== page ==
Artist Corita Kent, ‘LOVE’ Stamp Designer, Dies at 67
Artist Corita Kent, the former Los Angeles nun whose colorful works include the immensely popular “LOVE” postage stamp, died in her Boston home Thursday after a six-month battle against cancer. She was 67.
As with the stamp design, her art often carried--symbolically as well as literally--messages of hope, optimism and peace. Her works are displayed in about 40 museums worldwide, including the Metropolitan Museum of Art and the Museum of Modern Art in New York and the Los Angeles County Museum of Art.
Working in various mediums, but most skillfully in silk screens, she was delighted that her art was exposed to the masses--on billboards, book jackets, illustrations, posters, gift cards, T-shirts and even on a huge natural gas tank in her adopted hometown of Boston.
Born in Fort Dodge, Iowa, she moved to Los Angeles as a youngster. As Sister Mary Corita, she was a member of Immaculate Heart Community in Los Angeles for 32 years, but she gave up her Roman Catholic sisterhood in 1968 to re-enter the secular world. She had spent many of her years as a nun at Immaculate Heart College as head of the art department.
In 1966, when she had 150 one-woman shows in galleries, museums and universities throughout the country, she was named The Time’s “Woman of the Year.” During the same period, she continued her teaching and administrative duties at the Hollywood campus of the college.
By the time she left the community, she was famous in both the art world and in the ecumenical church movement. A vigorous and socially conscious woman, she also was a strong supporter of such causes as the United Farm Workers union, Amnesty International and the Women’s International League for Peace.
‘Reasons Are Very Personal’
“My reasons are very personal and very hard to explain,” she said in an interview at the time that she left the sisterhood. “It seems the right thing for me to do now. I think I’ve kind of reached the point where I want to do a different thing.”
Then on sabbatical leave in Boston, she made the city her home from that time on, but returned often to Southern California where she owned a gallery, Corita’s Prints in North Hollywood, which specialized in her works and sold them to the public and leading galleries and museums throughout the world.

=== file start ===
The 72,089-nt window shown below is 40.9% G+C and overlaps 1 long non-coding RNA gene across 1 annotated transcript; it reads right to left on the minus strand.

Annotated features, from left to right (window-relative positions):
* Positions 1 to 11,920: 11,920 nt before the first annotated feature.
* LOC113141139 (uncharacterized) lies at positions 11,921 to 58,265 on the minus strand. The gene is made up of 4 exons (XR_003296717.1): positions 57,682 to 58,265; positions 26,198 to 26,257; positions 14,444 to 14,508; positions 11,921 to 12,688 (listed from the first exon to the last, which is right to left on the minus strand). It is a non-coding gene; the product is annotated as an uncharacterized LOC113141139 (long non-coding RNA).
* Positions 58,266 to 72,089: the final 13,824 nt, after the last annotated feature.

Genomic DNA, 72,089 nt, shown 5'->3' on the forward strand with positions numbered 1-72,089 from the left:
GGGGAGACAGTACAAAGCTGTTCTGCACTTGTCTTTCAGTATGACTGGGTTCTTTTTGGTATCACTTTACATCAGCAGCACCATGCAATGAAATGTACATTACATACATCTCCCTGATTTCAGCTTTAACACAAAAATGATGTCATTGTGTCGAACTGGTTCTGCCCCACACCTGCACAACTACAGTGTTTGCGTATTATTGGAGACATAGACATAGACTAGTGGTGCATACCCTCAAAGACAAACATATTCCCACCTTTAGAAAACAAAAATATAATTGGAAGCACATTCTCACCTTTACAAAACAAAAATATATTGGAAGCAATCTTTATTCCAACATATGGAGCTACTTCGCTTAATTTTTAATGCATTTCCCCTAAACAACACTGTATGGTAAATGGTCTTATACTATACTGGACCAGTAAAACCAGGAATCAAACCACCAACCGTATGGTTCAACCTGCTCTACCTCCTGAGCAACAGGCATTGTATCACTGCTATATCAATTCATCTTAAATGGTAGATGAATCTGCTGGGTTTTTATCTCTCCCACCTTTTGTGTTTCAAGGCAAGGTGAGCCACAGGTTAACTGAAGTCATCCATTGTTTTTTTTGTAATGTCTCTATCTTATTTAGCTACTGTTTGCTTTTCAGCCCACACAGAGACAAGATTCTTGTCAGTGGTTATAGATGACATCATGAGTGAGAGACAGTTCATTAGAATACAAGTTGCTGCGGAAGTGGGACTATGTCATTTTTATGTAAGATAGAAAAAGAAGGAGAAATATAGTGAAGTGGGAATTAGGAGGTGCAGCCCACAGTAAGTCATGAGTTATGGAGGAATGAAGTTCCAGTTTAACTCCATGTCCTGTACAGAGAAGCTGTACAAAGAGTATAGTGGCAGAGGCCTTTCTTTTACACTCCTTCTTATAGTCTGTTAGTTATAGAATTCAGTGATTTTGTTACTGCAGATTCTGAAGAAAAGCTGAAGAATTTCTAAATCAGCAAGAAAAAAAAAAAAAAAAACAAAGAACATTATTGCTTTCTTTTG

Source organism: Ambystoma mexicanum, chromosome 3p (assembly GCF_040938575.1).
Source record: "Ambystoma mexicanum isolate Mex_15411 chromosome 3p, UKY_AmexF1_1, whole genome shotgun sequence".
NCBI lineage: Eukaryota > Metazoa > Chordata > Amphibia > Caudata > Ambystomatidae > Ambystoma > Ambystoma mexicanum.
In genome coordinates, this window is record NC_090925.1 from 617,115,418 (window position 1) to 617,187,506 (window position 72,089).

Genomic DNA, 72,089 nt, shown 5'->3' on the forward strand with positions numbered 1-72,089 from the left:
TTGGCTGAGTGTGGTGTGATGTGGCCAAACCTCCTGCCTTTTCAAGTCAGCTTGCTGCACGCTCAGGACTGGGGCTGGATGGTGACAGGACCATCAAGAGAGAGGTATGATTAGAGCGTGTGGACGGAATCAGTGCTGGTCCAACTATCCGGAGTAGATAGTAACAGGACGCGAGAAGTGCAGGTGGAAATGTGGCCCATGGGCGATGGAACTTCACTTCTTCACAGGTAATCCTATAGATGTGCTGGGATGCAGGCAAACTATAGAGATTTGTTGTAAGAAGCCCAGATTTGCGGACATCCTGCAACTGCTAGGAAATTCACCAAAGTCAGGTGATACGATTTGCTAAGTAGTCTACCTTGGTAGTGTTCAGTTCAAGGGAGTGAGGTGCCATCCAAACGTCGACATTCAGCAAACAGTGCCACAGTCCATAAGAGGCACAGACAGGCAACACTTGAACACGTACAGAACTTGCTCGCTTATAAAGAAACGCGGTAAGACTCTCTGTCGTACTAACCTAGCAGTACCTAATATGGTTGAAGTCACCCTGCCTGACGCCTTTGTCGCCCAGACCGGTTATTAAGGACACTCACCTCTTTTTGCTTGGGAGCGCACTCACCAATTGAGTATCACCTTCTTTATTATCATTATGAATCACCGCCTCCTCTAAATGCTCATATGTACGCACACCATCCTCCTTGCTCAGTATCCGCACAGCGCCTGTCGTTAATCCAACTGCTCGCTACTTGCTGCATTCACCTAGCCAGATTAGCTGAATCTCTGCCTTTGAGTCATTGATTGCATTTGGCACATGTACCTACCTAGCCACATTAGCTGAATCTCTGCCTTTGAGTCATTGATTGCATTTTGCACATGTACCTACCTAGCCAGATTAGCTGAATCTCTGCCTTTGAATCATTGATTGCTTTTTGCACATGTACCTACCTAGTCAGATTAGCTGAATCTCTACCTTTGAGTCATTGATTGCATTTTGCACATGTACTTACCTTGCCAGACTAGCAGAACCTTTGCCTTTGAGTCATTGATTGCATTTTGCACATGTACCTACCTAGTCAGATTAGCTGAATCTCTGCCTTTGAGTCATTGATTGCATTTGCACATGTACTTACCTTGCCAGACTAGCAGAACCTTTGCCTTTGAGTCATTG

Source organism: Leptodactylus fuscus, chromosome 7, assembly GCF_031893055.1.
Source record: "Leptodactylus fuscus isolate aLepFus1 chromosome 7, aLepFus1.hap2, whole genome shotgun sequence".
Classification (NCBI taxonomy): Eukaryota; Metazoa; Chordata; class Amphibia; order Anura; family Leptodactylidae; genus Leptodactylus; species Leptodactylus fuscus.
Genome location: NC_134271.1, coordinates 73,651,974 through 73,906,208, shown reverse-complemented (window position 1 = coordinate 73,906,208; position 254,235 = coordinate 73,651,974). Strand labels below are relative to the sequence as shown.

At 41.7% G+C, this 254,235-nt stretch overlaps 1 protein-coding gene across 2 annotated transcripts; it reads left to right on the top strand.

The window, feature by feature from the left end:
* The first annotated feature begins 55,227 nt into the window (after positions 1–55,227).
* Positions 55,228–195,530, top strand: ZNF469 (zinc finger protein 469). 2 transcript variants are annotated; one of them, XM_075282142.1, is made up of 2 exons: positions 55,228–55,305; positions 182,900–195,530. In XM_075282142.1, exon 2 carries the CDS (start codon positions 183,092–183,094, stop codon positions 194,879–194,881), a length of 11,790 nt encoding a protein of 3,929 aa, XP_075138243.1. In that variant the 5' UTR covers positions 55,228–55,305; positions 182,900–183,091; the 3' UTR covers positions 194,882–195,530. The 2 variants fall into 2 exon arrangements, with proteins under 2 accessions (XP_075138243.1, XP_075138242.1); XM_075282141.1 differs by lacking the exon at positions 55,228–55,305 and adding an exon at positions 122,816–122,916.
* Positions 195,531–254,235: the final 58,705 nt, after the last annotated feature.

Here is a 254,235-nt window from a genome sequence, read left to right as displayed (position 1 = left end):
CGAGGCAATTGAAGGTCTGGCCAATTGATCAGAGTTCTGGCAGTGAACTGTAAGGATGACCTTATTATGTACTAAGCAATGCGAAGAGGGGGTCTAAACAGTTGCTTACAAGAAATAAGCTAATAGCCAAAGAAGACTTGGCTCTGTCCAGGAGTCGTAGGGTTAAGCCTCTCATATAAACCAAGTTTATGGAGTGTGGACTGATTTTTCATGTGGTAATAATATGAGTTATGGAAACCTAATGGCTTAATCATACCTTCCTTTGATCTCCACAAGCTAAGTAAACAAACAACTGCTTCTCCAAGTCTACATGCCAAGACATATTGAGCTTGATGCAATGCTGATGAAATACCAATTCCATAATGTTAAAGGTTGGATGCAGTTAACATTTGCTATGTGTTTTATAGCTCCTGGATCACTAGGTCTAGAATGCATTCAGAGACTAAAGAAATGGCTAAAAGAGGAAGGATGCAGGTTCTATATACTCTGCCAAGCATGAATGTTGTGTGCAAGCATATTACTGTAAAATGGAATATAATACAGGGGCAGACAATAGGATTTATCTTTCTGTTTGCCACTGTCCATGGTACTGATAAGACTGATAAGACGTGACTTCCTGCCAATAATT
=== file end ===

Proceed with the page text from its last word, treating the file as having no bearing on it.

Over the years, Kent created about 800 works of art, mostly serigraphs but also a large number of small water colors. When she first came to public attention, she was referred to as a member of the Op-Pop school, but an associate said that in later years she became both more mellow and more profound, while still bridging the gap between commercial and fine art.
Her abstractions, bright and simple in design, frequently used quotations from others or memorable phrases of her own creation as integral parts of the compositions.
Some of the better known are “We can create life without war,” “Love is hard work,” and “So far the crocuses have always come up.” The last was done for Physicians for Social Responsibility, and the message was carried on huge billboards around the country.
It was in Boston in 1971 that Kent created what is said to be the largest copyrighted design in the world--a painting on the side of the Boston Gas Co.'s huge natural gas tank. The enormous rainbow--six simple strokes of color arching across the 150-foot-high gas tank--has been a Boston landmark ever since.
Stamp a Best Seller
And the equally simple “LOVE” design--composed of six bright slashes of color--became an immediate best seller as a stamp, with more than 700 million issued at last count. On New Year’s Eve in 1984, when a 20-foot replica of the design was lowered from the Old Post Office in Washington, a crowd of 65,000 cheered and applauded. Although hers was the fourth in a series of five U.S. Postal Service stamps using love as a theme, the Kent design is generally considered the best known and most popular.
Kent, who used the single name Corita as her professional signature, wanted her work and message to be seen as widely as possible and did not object to what some artists would consider the commercial exploitation of her creations, but she was highly principled about how her art was used and how it was promoted.
She boycotted the official ceremony celebrating the issuance of her 22-cent stamp in April, 1985, because the government held the event on the set of the “Love Boat” television show in Burbank.
She said at the time that she did not approve of the “Love Boat” show because “the TV definition of love is nothing very deep, and everything gets resolved in an hour. I think it’s dangerous to educate people that way--that love happens that fast, that troubles are resolved that easily.”
She is survived by a sister, Sister Mary Ruth, and a brother, Mark Kent of Seattle. A memorial service is being planned for Los Angeles, but the time and place have not yet been scheduled.